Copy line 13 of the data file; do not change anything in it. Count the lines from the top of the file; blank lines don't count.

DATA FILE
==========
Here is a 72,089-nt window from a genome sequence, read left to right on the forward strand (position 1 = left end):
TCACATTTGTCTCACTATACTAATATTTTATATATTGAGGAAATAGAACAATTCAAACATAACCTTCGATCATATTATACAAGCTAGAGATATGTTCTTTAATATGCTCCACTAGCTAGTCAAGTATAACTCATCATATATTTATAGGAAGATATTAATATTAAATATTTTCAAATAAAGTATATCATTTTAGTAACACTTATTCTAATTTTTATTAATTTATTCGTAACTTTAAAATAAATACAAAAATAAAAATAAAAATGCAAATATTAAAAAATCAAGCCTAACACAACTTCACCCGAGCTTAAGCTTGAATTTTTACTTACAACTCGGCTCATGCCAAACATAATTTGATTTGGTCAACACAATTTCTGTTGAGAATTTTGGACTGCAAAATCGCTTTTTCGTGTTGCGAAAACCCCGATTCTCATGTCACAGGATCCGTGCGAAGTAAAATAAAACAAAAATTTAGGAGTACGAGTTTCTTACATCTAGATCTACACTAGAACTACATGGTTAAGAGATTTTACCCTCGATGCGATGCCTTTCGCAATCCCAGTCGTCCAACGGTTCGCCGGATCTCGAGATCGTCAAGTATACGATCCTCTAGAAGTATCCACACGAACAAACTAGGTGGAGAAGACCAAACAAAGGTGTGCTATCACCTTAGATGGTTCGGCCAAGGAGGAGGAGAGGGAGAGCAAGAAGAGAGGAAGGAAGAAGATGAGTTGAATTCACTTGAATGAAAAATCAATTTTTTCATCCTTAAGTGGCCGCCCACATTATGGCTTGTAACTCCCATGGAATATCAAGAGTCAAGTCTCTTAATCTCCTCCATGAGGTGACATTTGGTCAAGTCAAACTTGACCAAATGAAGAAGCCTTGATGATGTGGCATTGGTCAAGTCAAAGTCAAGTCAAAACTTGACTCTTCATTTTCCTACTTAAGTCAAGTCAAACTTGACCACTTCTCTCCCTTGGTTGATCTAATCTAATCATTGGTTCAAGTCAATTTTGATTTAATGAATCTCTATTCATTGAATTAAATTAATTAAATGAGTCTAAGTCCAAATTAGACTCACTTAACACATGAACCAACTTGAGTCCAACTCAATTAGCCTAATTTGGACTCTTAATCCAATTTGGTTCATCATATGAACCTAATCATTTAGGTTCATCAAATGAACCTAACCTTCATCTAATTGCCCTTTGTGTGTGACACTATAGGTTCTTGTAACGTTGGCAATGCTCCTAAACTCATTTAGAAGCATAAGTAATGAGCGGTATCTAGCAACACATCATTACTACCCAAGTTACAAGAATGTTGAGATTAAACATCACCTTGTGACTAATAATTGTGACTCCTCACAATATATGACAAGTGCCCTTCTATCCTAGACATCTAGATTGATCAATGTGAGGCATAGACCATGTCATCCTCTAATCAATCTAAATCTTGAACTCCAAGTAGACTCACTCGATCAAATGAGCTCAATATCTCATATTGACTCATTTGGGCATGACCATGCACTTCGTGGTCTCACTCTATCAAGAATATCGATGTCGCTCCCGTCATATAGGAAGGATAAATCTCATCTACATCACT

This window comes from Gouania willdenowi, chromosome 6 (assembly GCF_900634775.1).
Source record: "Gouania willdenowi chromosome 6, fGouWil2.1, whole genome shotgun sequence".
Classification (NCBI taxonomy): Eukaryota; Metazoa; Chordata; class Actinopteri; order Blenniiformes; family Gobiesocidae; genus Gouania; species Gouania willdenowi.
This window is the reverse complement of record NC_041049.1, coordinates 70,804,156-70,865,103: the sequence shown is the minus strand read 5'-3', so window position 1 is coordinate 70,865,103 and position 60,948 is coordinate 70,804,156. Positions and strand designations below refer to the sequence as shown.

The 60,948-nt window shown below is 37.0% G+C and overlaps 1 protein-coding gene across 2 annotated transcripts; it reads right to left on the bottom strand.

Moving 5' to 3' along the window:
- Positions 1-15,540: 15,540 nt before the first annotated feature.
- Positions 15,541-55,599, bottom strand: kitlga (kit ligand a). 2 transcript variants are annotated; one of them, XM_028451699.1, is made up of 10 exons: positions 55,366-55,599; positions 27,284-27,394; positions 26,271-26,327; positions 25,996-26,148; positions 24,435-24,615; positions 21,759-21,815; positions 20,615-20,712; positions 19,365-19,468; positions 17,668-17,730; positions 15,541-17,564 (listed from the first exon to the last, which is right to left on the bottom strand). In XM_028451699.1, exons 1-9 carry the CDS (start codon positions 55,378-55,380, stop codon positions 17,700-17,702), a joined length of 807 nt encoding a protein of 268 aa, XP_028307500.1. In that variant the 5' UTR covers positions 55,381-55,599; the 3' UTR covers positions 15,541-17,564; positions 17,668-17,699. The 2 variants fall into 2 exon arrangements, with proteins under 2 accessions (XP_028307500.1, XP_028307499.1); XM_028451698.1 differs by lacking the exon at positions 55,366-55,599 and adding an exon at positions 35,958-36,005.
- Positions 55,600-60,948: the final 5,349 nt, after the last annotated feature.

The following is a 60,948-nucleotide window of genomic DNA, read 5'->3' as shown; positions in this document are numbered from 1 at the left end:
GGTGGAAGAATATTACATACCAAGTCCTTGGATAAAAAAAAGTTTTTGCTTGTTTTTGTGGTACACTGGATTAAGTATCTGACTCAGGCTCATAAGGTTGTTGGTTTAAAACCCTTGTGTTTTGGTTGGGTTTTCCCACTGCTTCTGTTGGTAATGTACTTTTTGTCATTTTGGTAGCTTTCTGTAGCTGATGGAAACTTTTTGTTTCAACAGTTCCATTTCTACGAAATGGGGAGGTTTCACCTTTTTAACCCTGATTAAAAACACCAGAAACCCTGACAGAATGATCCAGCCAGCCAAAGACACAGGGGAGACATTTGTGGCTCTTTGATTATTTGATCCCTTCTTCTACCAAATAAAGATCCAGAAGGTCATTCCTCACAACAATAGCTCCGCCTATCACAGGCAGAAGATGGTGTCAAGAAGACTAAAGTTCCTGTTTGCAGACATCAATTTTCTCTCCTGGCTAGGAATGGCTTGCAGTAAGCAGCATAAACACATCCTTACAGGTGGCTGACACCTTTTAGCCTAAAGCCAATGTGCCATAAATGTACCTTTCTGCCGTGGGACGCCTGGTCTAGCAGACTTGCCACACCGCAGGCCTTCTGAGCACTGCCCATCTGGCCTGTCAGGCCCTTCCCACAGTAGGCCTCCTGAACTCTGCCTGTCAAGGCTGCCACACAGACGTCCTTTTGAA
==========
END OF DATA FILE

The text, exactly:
GGTGGAAGAATATTACATACCAAGTCCTTGGATAAAAAAAAGTTTTTGCTTGTTTTTGTGGTACACTGGATTAAGTATCTGACTCAGGCTCATAAGGTTGTTGGTTTAAAACCCTTGTGTTTTGGTTGGGTTTTCCCACTGCTTCTGTTGGTAATGTACTTTTTGTCATTTTGGTAGCTTTCTGTAGCTGATGGAAACTTTTTGTTTCAACAGTTCCATTTCTACGAAATGGGGAGGTTTCACCTTTTTAACCCTGATTAAAAACACCAGAAACCCTGACAGAATGATCCAGCCAGCCAAAGACACAGGGGAGACATTTGTGGCTCTTTGATTATTTGATCCCTTCTTCTACCAAATAAAGATCCAGAAGGTCATTCCTCACAACAATAGCTCCGCCTATCACAGGCAGAAGATGGTGTCAAGAAGACTAAAGTTCCTGTTTGCAGACATCAATTTTCTCTCCTGGCTAGGAATGGCTTGCAGTAAGCAGCATAAACACATCCTTACAGGTGGCTGACACCTTTTAGCCTAAAGCCAATGTGCCATAAATGTACCTTTCTGCCGTGGGACGCCTGGTCTAGCAGACTTGCCACACCGCAGGCCTTCTGAGCACTGCCCATCTGGCCTGTCAGGCCCTTCCCACAGTAGGCCTCCTGAACTCTGCCTGTCAAGGCTGCCACACAGACGTCCTTTTGAA